Sunday, 5 June 2016

Where do we go from here?

I have had, as expected, quite a few mails in the past couple of days, since the news of Graeme Welch's resignation broke. The theme of most of them has been 'where do we go from here, Peakfan?'

There are, as I see it, three paths that Derbyshire's Board could choose to take.

The first is simply to stick with what we have and let John Sadler do the job until the end of the summer. We are coming into a busy part of the season, the last thing we need is disruption and realistically, any recruitment process worth its salt would take a minimum two months anyway. People who may be interested could well be contracted and we would want to give ourselves the best chance of getting the right man.

As I wrote yesterday, there is much to appeal in Sadler, a highly-qualified coach who is young enough to relate to the players and to be aware of current coaching techniques. Anecdotal evidence suggests he has good people skills and he has the requirements for the role, if not necessarily the experience. You could turn that around and say that he doesn't carry the 'baggage' of others either.

Option two would be that they look for someone new and all that entails. A new man would have his own ideas, which may or may not blend with what has been before. There has been much good groundwork done in the last two or three seasons under Graeme Welch, though mistakes have been made (see later). What is for sure, with any coach, is that there will be those who respond to him and those that don't. One player can respond to a coach's ideas, while another just doesn't get there. It doesn't make either bad at what they do, simply highlights that we're all different.

Chris Adams will have plenty of supporters and he's a classic example of a coach who has done well in roles and had his bad times too. It happens with them all and the professional reality is that at some point, somewhere, you will get the sack. Supporters will turn you from messiah to pariah very quickly, even if some are more understanding.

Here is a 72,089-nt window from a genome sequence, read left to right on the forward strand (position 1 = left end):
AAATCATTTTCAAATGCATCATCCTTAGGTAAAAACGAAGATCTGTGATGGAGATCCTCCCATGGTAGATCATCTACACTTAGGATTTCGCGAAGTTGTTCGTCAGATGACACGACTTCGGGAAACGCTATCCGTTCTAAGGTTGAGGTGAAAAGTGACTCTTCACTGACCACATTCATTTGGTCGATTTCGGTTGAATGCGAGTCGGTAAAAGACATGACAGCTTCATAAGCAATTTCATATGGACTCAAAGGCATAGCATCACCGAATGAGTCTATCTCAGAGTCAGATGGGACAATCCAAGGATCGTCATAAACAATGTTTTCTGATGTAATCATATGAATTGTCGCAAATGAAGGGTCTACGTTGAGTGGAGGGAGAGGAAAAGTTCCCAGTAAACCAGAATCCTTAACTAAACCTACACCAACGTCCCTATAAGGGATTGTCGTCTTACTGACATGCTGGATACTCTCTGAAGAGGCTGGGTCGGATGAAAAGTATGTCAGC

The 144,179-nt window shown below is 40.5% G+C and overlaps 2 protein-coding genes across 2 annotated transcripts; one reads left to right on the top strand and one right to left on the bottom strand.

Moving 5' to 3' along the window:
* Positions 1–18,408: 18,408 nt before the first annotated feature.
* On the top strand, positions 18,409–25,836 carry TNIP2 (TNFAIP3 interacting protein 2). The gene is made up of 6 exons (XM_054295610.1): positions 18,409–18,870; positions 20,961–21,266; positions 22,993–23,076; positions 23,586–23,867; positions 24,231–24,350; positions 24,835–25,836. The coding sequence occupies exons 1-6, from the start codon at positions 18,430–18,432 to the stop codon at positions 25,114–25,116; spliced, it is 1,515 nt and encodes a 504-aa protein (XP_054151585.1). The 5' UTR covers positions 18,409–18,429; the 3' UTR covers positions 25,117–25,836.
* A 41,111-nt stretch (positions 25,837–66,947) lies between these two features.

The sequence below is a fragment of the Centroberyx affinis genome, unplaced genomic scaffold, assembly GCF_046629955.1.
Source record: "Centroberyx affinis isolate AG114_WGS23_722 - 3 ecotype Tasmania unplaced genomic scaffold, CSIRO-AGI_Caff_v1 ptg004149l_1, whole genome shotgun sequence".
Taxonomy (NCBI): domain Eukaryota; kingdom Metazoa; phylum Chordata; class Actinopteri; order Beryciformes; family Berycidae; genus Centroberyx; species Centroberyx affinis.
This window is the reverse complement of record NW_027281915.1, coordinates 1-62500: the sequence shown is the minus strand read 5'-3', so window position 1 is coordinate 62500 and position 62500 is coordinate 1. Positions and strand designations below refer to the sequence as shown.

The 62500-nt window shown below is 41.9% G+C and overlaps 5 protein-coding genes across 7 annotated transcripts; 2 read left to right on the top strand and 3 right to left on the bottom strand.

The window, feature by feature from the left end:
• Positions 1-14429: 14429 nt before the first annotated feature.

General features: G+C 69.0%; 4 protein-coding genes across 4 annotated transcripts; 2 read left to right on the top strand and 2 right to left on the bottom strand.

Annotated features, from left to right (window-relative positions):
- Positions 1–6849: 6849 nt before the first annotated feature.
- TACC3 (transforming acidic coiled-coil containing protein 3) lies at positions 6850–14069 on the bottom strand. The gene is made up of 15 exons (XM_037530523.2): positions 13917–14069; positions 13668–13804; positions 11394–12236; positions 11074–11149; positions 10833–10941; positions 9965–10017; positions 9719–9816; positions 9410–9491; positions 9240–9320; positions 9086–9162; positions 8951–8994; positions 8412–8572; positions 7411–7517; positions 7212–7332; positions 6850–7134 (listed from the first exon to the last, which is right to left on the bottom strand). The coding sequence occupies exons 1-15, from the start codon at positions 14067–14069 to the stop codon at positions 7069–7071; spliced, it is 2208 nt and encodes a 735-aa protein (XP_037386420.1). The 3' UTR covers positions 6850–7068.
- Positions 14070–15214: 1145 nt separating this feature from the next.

Option three? The most intriguing and the hardest would be to find another Eddie Barlow. A professional cricketer of international standing and proven leadership skills who could come in, be given the reins and responsibility and be asked to take the players on the field, show them how it is done and galvanise the club.

There was a time when I thought Jacques Kallis would be perfect for that, and Michael Hussey. They are both too old now and the difficulty is that players in that category can make way more money than we could put their way in the IPL. Brendon McCullum is the only one that springs to mind immediately, but it is unrealistic for him to turn up at the end of May and say 'Hi lads, so how's the first two months gone?' Equally so, I would think, to expect him to turn down IPL riches for a county deal and all that it entails.

What I am ever more aware of, however, is that for next year we must identify a quality bowler as an overseas player. Clint McKay is doing for Leicestershire what Charl Langeveldt did for us a few years back and someone like that, or a quality spinner, would be an asset to the captains. Unless one or two of the youngsters shows accelerated development in the remainder of the season, I'd switch focus for another year.

Finally, speaking of young player development, one player who I think poorly served in the last administration was Tom Knight. Here we had a lad who was an England under-19 spinner, proven to have a good temperament in big game occasions and with the ability to bowl a tight spell with the ball and then smack the ball a long way with the bat.

I understand the need to 'tweak' a player's technique to improve it, but to effectively attempt to reconstruct an action that was never broken, leaving the lad barely bowling a ball over two summers, is plainly daft. I know enough about coaching (level 2, thanks for asking...) and muscle memory to know that it is tough to tell someone who has bowled a certain way for over ten years to put his feet, hips, shoulder and hand somewhere different. With all that to remember, I would struggle to let the ball go.

The lad could have been - still could be - our equivalent of Steven Parry, a player who only does the one-day stuff for Lancashire but does it very effectively. To have Knight AND Critchley to bowl spin on responsive tracks would be handy for any captain, but instead we see a lad who scored a barrow load of runs in 2016 batting nine in the second team and barely turning his arm.

There has been much good work done by the coaching team, but I don't think their work with Tom should be seen in any way other than a failure. Whoever takes over should put an arm round his shoulder, tell him to run in and bowl as he always did, if he still can, and then hopefully reap the benefits. At 22, time is very much on his side if he is managed properly.

Put it this way - in one of his last one day games for Derbyshire, Tom was good enough with that old technique to dismiss both Paul Collingwood and Ben Stokes.

'nuff said, really...

8 comments:

Adam said...

Very interesting piece, naturally we are only guessing at what the club will do. I think that whatever happens the choice should be made during this season and not to wait until the end of it. This is not ideal but if a new coach/director of cricket comes in then he will need to have a look at the squad for himself and at potential areas/targets for improvement. If this is held back until after the season then this will disrupt the pre-season preparation whilst he is undertaking his assessment.